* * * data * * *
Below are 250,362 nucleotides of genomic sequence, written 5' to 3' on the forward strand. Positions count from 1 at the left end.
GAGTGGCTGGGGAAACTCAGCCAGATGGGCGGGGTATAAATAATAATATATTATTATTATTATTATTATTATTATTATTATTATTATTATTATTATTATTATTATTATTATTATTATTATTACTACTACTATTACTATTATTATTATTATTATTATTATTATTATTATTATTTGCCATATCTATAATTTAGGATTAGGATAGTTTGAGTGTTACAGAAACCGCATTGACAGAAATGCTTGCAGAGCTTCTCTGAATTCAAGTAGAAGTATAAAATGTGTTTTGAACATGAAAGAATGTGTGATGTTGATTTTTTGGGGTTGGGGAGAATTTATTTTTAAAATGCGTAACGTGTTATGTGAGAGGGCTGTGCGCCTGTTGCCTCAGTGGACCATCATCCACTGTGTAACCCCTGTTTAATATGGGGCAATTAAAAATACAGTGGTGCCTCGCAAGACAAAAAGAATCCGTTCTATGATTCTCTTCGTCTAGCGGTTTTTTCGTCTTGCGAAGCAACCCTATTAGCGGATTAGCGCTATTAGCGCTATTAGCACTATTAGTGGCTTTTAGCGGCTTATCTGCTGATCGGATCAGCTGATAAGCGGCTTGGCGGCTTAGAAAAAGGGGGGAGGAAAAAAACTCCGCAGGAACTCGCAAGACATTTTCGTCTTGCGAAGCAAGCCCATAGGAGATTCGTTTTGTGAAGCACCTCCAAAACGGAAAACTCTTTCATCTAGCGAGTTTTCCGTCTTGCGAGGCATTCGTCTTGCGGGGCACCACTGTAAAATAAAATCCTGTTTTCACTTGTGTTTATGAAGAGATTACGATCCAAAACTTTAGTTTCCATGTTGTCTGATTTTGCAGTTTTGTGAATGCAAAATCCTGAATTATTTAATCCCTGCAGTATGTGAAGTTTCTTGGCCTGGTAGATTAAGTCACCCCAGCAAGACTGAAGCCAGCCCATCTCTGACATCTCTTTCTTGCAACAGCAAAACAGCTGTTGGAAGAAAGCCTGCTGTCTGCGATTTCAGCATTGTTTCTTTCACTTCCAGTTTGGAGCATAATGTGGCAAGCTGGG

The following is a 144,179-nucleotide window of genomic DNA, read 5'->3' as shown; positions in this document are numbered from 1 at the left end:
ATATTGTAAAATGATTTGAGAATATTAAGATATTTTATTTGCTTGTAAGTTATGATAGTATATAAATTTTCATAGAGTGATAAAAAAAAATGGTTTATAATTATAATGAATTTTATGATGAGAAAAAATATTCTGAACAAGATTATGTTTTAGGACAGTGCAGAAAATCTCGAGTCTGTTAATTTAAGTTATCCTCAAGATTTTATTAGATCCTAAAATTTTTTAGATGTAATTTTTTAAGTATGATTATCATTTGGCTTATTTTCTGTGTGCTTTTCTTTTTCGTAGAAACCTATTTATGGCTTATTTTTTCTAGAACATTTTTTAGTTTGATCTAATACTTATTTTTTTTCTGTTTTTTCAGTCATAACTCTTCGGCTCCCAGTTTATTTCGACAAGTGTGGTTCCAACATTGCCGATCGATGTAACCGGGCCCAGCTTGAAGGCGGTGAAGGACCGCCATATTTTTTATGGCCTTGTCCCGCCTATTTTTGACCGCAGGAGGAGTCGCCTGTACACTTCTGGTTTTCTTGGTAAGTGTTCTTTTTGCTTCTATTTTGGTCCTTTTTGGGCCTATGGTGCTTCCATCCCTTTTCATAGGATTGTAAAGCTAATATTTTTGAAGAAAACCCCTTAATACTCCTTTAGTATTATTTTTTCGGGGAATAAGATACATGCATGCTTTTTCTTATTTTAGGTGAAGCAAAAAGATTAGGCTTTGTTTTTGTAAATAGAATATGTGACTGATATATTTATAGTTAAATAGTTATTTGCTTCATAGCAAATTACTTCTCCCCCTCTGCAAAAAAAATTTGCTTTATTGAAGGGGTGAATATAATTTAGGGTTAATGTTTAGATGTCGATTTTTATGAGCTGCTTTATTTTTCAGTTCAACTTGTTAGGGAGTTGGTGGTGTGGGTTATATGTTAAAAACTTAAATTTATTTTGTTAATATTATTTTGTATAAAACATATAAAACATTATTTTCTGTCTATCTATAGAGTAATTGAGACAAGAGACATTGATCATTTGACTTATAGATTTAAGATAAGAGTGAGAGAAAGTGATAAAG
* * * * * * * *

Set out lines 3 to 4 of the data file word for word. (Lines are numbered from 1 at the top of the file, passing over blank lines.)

The following is a 144,179-nucleotide window of genomic DNA, read 5'->3' as shown; positions in this document are numbered from 1 at the left end:
ATATTGTAAAATGATTTGAGAATATTAAGATATTTTATTTGCTTGTAAGTTATGATAGTATATAAATTTTCATAGAGTGATAAAAAAAAATGGTTTATAATTATAATGAATTTTATGATGAGAAAAAATATTCTGAACAAGATTATGTTTTAGGACAGTGCAGAAAATCTCGAGTCTGTTAATTTAAGTTATCCTCAAGATTTTATTAGATCCTAAAATTTTTTAGATGTAATTTTTTAAGTATGATTATCATTTGGCTTATTTTCTGTGTGCTTTTCTTTTTCGTAGAAACCTATTTATGGCTTATTTTTTCTAGAACATTTTTTAGTTTGATCTAATACTTATTTTTTTTCTGTTTTTTCAGTCATAACTCTTCGGCTCCCAGTTTATTTCGACAAGTGTGGTTCCAACATTGCCGATCGATGTAACCGGGCCCAGCTTGAAGGCGGTGAAGGACCGCCATATTTTTTATGGCCTTGTCCCGCCTATTTTTGACCGCAGGAGGAGTCGCCTGTACACTTCTGGTTTTCTTGGTAAGTGTTCTTTTTGCTTCTATTTTGGTCCTTTTTGGGCCTATGGTGCTTCCATCCCTTTTCATAGGATTGTAAAGCTAATATTTTTGAAGAAAACCCCTTAATACTCCTTTAGTATTATTTTTTCGGGGAATAAGATACATGCATGCTTTTTCTTATTTTAGGTGAAGCAAAAAGATTAGGCTTTGTTTTTGTAAATAGAATATGTGACTGATATATTTATAGTTAAATAGTTATTTGCTTCATAGCAAATTACTTCTCCCCCTCTGCAAAAAAAATTTGCTTTATTGAAGGGGTGAATATAATTTAGGGTTAATGTTTAGATGTCGATTTTTATGAGCTGCTTTATTTTTCAGTTCAACTTGTTAGGGAGTTGGTGGTGTGGGTTATATGTTAAAAACTTAAATTTATTTTGTTAATATTATTTTGTATAAAACATATAAAACATTATTTTCTGTCTATCTATAGAGTAATTGAGACAAGAGACATTGATCATTTGACTTATAGATTTAAGATAAGAGTGAGAGAAAGTGATAAAG